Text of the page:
“For everything so far, you mean. And don’t thank me until it’s all over, I have a few tricks up my sleeve that will help you for the next two nights. Now, you’d better get a move-on, the sun has almost set. Oh, and one more thing, try singing when you change the candles, spirits are not particularly fond of music.”

“Alright, thanks for the advice,” said Luke as he began walking towards the castle. As he neared the castle doors, he turned back and saw Matthew waving. Luke looked back at the castle, took a deep breath, and plunged into the dark hall, unsure of the mysteries and the terrors that awaited him.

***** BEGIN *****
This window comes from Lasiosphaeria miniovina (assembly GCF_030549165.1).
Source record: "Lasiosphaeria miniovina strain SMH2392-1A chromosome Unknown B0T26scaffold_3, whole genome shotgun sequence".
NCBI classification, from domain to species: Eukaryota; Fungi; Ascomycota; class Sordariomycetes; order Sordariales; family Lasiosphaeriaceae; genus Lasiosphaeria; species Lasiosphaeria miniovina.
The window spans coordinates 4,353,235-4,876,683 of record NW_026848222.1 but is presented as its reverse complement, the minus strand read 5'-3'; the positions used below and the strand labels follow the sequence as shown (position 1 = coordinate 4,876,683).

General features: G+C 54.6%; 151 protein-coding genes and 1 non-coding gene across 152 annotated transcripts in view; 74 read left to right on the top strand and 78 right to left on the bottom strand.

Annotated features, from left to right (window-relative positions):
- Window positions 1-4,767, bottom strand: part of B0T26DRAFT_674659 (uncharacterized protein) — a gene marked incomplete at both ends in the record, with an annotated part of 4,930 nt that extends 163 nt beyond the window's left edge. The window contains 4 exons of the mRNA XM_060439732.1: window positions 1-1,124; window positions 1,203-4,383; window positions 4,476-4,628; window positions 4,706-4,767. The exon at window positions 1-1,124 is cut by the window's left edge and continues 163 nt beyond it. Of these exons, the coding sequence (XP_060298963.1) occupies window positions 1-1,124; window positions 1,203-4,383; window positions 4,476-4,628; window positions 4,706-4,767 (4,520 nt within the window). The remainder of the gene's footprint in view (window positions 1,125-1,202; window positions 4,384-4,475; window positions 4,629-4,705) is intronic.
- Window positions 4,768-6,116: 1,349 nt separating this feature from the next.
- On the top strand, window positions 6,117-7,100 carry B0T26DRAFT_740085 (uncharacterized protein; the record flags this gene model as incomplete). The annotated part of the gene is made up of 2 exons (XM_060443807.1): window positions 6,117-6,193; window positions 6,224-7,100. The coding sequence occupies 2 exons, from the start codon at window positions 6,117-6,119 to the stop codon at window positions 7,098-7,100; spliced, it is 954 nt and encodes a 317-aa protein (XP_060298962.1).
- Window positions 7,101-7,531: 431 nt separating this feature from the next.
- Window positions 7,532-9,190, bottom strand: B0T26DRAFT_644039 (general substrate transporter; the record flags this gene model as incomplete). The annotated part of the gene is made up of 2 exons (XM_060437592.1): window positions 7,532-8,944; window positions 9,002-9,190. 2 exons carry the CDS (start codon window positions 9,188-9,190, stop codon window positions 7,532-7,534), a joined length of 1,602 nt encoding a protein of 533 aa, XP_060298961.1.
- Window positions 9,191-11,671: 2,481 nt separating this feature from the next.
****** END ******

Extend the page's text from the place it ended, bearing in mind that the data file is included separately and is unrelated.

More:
The spirits didn’t show up till some time later, about midnight. Their hideous shrieks and laughter reached Luke’s ears before he caught sight of their horrible faces. If it had not been for the candle, filling his nose with hints of roses and hellebores, he would have fled the castle. And, as Matthew had predicted, the spirits gave the light a wide berth, bringing relief and fresh hope to Luke. When the first candle began dying, Luke quickly switched it out with a new one, without any interference from the spirits, making him bold enough to begin exploring the castle. The first floor consisted of the kitchen, the dining room, the living room, a ballroom, a gameroom, and a library filled to the brim with books. Luke raised the lantern to the shelves, then gasped, he had only a few minutes left of the candle. He placed the lantern and his pack on a table, and took out his last candle. He prepared to light it when he heard a sound that reminded him of a whistling wind. He quickly closed the lantern, just as a breeze blew through. Luke gritted his teeth, the spirits were trying to blow out his light! He had to act fast before the candle went out by itself, but he couldn’t remember Matthew’s advice. He began to panic when he felt the spirits practically breathing down his neck. He started thinking of his home and his family in an attempt to calm himself down. In doing so, he thought of a song his mother used to sing to calm him down after a nightmare, then remembered that Matthew mentioned spirits didn’t like music. Luke took a deep breath, and began to sing, “Don’t worry about a thing, my dear,? The darkness always goes away? The day will  dawn, the light will come/ And keep all your fears at bay./ They cannot touch you, no,/ When the sun peeks over the horizon/ He shoots the shadows with his arrows/ And sends them scampering off again./ They will come back when nighttime falls/ And the moon is at her post/ But the sun has given her some arrows/ And all the stars as her host./ Tis true they are not the sun/ But they truly try their best/ To keep us happy and hopeful/ And strengthen the courage in your chest./ So don’t worry about a thing, my dear,/ The darkness always goes away/ The day will dawn, the light will come,/ And it will keep all your fears away at bay.” Luke let out a sigh of relief, the song had kept the spirits away long enough for him to change candles. Knowing that he was safe, he went back to browsing the shelves, not realizing the spirits had left until the sunlight came streaming through the windows. He made his way back to the Silver Key, where Matthew and Peregrine awaited him with a big meal. After eating all that he could and had related the night’s adventures, Luke walked drowsily to his room, where he dozed off into a deep and dreamless sleep.